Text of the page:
Event report  •  Conference & Seminar

Net Zero Leadership Programme: Your employees and customers care

At this in-person session of our programme, members learnt about how companies can solve challenges by engaging with their employees on sustainability

We were delighted to welcome Aneta Jajkowska of Dassault Systèmes and Delphine Mazillier of Decathlon for a comprehensive discussion moderated by Jane Mossman of BetterFutures+.

Missed it? Read on for our summary of the key takeaways.

Employees care about sustainability

Especially among younger generations, people are increasingly taking companies’ record on sustainability into account when looking for a new job. More broadly, they are looking for companies with a purpose. 82% of employees believe that it is important for businesses to have a purpose – and 72% believe that this should receive more weight than profit.

They will notice unsustainable practices and challenge them – so companies can no longer afford to make excuses.

Making sustainability part of company DNA

Sustainability needs to be integrated into all company operations rather than considered as something separate. Setting up a specific department or team relating to sustainability fails to consider the issue holistically. Instead, a cohesive language needs to emerge, underpinning a company’s central mission and making sustainability an easier topic to recognise.

Setting key targets is important. Where does the company want to be in ten years? How will progress be measured?

Many areas tend to be missed when considering companies’ carbon footprints – including where pensions are invested for instance. Indeed, several master trusts invest their funds in arms and fossil fuels, yet this is not widely known.

Raising awareness among employees

Conversations about sustainability often start with compliance: making sure employees understand company commitments.  Policies need to be reviewed to make sure they align with sustainability strategies; an example of this might be prioritising electric vehicles in the car policy or changing to mobility policy all together. Given younger generations’ tendency to scrutinise these issues in greater detail, policies need to be watertight.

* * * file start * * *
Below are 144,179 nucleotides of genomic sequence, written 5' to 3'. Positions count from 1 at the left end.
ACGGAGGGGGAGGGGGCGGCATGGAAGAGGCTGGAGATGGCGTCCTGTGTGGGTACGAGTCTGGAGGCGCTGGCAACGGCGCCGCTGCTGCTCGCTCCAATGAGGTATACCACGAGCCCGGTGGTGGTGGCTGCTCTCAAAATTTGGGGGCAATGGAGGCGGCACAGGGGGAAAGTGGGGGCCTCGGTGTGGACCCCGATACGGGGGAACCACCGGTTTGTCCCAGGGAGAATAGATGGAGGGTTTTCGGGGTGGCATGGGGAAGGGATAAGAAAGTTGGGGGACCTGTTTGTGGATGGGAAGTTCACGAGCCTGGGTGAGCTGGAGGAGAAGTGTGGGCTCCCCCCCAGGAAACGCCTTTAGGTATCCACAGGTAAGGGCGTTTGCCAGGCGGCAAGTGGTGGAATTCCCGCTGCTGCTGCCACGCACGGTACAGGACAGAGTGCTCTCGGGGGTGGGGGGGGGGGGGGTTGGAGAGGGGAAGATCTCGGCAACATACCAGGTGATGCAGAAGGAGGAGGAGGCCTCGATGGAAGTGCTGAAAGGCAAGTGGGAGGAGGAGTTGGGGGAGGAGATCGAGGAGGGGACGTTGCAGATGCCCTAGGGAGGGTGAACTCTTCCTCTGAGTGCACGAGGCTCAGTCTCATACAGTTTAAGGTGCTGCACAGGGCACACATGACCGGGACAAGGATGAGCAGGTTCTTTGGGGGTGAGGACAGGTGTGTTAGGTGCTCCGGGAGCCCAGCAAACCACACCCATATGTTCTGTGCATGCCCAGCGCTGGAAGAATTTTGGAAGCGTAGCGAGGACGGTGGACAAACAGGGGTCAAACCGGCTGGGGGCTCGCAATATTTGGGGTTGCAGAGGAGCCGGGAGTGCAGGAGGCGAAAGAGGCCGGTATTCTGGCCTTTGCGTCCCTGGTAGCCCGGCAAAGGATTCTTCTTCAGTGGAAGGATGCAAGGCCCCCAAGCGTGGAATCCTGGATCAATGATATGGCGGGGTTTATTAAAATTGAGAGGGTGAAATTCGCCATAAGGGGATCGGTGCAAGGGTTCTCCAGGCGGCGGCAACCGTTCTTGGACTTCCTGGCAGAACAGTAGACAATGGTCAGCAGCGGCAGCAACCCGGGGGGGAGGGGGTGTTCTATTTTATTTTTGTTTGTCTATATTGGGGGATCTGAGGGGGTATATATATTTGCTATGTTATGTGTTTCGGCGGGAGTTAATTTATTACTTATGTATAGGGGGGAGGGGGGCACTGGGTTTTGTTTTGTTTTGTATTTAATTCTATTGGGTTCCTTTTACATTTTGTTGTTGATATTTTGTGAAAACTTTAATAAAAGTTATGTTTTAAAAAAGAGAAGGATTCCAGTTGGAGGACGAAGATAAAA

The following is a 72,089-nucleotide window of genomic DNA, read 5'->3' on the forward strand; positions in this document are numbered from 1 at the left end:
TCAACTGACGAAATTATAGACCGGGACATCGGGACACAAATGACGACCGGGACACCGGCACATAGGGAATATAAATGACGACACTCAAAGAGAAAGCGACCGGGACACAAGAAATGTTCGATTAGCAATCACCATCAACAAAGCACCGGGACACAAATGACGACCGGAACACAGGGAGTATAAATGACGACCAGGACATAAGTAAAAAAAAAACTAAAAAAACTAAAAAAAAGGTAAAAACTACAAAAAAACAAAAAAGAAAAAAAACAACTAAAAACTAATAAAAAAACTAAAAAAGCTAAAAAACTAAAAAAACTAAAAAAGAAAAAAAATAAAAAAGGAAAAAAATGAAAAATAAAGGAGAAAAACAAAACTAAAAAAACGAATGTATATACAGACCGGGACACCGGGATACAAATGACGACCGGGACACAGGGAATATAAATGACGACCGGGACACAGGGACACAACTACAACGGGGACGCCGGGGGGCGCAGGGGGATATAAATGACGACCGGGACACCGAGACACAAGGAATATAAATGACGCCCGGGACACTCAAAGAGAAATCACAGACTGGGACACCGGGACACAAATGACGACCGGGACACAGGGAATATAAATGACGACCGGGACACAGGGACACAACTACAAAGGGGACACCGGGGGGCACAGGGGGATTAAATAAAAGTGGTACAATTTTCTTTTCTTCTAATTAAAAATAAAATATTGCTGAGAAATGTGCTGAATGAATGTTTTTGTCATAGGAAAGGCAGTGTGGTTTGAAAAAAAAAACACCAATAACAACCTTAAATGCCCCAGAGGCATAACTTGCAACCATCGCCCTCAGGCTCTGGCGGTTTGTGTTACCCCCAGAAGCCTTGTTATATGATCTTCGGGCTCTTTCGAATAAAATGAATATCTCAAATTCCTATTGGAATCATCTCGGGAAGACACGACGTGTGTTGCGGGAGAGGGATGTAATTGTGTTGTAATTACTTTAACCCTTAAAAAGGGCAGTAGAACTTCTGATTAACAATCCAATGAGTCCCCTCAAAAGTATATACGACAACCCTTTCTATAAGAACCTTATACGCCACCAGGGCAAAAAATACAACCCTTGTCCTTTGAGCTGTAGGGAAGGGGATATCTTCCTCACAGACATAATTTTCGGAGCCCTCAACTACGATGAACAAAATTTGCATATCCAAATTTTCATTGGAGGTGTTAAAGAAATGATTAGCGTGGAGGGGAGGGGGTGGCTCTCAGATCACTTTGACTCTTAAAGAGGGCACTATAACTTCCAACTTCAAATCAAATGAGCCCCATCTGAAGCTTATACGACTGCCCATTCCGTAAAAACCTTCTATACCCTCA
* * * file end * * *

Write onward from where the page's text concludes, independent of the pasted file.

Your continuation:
Just introducing language around sustainability can be the first step to change. No company is perfect, but successful ones can become examples to inspire wider industrial change.

Involving employees in creating and organising initiatives will help to embrace and integrate into the company culture.


Step-by-step progress

Employees may not necessarily like abrupt changes to company culture – so introducing pilot schemes can be an ideal way of bringing about long-term change on sustainability. Small successful projects can build up energy and help to create enthusiasm for carrying ideas on and developing new ones. Leaders need to follow up on this energy and develop new initiatives accordingly, building upon each little success.

Engaging with suppliers and partners

A successful sustainability strategy needs to take account of scope 3 emissions, which tend to make up the vast majority of business carbon footprints. If sustainability truly is embedded within company DNA, suppliers need to be on board. Including suppliers in educational training on carbon reduction is one way of achieving this.

Leaders can also try to use their power to influence other companies. Refusing partnerships with companies that are weak on sustainability may mean a loss of potential business, but may also force those companies to think about and change their approach.






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